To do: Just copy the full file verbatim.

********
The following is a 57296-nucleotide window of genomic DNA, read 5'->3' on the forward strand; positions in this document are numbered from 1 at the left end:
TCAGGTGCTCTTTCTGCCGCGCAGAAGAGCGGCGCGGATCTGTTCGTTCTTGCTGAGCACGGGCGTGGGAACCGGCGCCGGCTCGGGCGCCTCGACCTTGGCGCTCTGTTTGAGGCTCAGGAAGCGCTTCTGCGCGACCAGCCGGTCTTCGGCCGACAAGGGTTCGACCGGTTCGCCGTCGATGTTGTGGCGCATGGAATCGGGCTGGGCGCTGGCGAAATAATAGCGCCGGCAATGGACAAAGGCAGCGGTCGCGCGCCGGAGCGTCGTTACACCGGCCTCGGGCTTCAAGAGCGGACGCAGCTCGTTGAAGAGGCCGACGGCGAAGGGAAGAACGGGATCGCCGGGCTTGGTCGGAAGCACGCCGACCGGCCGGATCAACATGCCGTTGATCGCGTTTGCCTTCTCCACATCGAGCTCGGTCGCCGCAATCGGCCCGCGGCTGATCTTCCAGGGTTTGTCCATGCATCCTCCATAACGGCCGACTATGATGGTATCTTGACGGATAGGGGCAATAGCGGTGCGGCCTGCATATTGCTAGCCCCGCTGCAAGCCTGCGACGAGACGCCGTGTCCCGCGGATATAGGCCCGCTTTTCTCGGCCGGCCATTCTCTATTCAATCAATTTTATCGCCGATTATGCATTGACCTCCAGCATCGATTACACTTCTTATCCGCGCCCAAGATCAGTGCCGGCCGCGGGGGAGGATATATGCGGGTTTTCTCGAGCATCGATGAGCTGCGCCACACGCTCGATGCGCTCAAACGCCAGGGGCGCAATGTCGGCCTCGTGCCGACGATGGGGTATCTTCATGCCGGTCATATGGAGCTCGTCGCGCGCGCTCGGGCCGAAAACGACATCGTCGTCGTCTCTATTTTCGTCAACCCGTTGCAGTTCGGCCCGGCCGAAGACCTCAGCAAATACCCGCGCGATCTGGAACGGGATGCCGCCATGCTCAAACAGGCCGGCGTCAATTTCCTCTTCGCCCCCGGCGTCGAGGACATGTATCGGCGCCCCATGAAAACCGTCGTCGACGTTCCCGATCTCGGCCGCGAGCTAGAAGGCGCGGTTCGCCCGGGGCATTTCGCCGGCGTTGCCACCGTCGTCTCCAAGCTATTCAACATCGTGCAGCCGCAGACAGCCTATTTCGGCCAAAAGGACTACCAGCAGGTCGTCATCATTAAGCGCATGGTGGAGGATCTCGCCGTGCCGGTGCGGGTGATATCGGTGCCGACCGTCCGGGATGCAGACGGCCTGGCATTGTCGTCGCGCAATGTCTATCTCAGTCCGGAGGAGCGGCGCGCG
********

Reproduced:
The following is a 57296-nucleotide window of genomic DNA, read 5'->3' on the forward strand; positions in this document are numbered from 1 at the left end:
TCAGGTGCTCTTTCTGCCGCGCAGAAGAGCGGCGCGGATCTGTTCGTTCTTGCTGAGCACGGGCGTGGGAACCGGCGCCGGCTCGGGCGCCTCGACCTTGGCGCTCTGTTTGAGGCTCAGGAAGCGCTTCTGCGCGACCAGCCGGTCTTCGGCCGACAAGGGTTCGACCGGTTCGCCGTCGATGTTGTGGCGCATGGAATCGGGCTGGGCGCTGGCGAAATAATAGCGCCGGCAATGGACAAAGGCAGCGGTCGCGCGCCGGAGCGTCGTTACACCGGCCTCGGGCTTCAAGAGCGGACGCAGCTCGTTGAAGAGGCCGACGGCGAAGGGAAGAACGGGATCGCCGGGCTTGGTCGGAAGCACGCCGACCGGCCGGATCAACATGCCGTTGATCGCGTTTGCCTTCTCCACATCGAGCTCGGTCGCCGCAATCGGCCCGCGGCTGATCTTCCAGGGTTTGTCCATGCATCCTCCATAACGGCCGACTATGATGGTATCTTGACGGATAGGGGCAATAGCGGTGCGGCCTGCATATTGCTAGCCCCGCTGCAAGCCTGCGACGAGACGCCGTGTCCCGCGGATATAGGCCCGCTTTTCTCGGCCGGCCATTCTCTATTCAATCAATTTTATCGCCGATTATGCATTGACCTCCAGCATCGATTACACTTCTTATCCGCGCCCAAGATCAGTGCCGGCCGCGGGGGAGGATATATGCGGGTTTTCTCGAGCATCGATGAGCTGCGCCACACGCTCGATGCGCTCAAACGCCAGGGGCGCAATGTCGGCCTCGTGCCGACGATGGGGTATCTTCATGCCGGTCATATGGAGCTCGTCGCGCGCGCTCGGGCCGAAAACGACATCGTCGTCGTCTCTATTTTCGTCAACCCGTTGCAGTTCGGCCCGGCCGAAGACCTCAGCAAATACCCGCGCGATCTGGAACGGGATGCCGCCATGCTCAAACAGGCCGGCGTCAATTTCCTCTTCGCCCCCGGCGTCGAGGACATGTATCGGCGCCCCATGAAAACCGTCGTCGACGTTCCCGATCTCGGCCGCGAGCTAGAAGGCGCGGTTCGCCCGGGGCATTTCGCCGGCGTTGCCACCGTCGTCTCCAAGCTATTCAACATCGTGCAGCCGCAGACAGCCTATTTCGGCCAAAAGGACTACCAGCAGGTCGTCATCATTAAGCGCATGGTGGAGGATCTCGCCGTGCCGGTGCGGGTGATATCGGTGCCGACCGTCCGGGATGCAGACGGCCTGGCATTGTCGTCGCGCAATGTCTATCTCAGTCCGGAGGAGCGGCGCGCG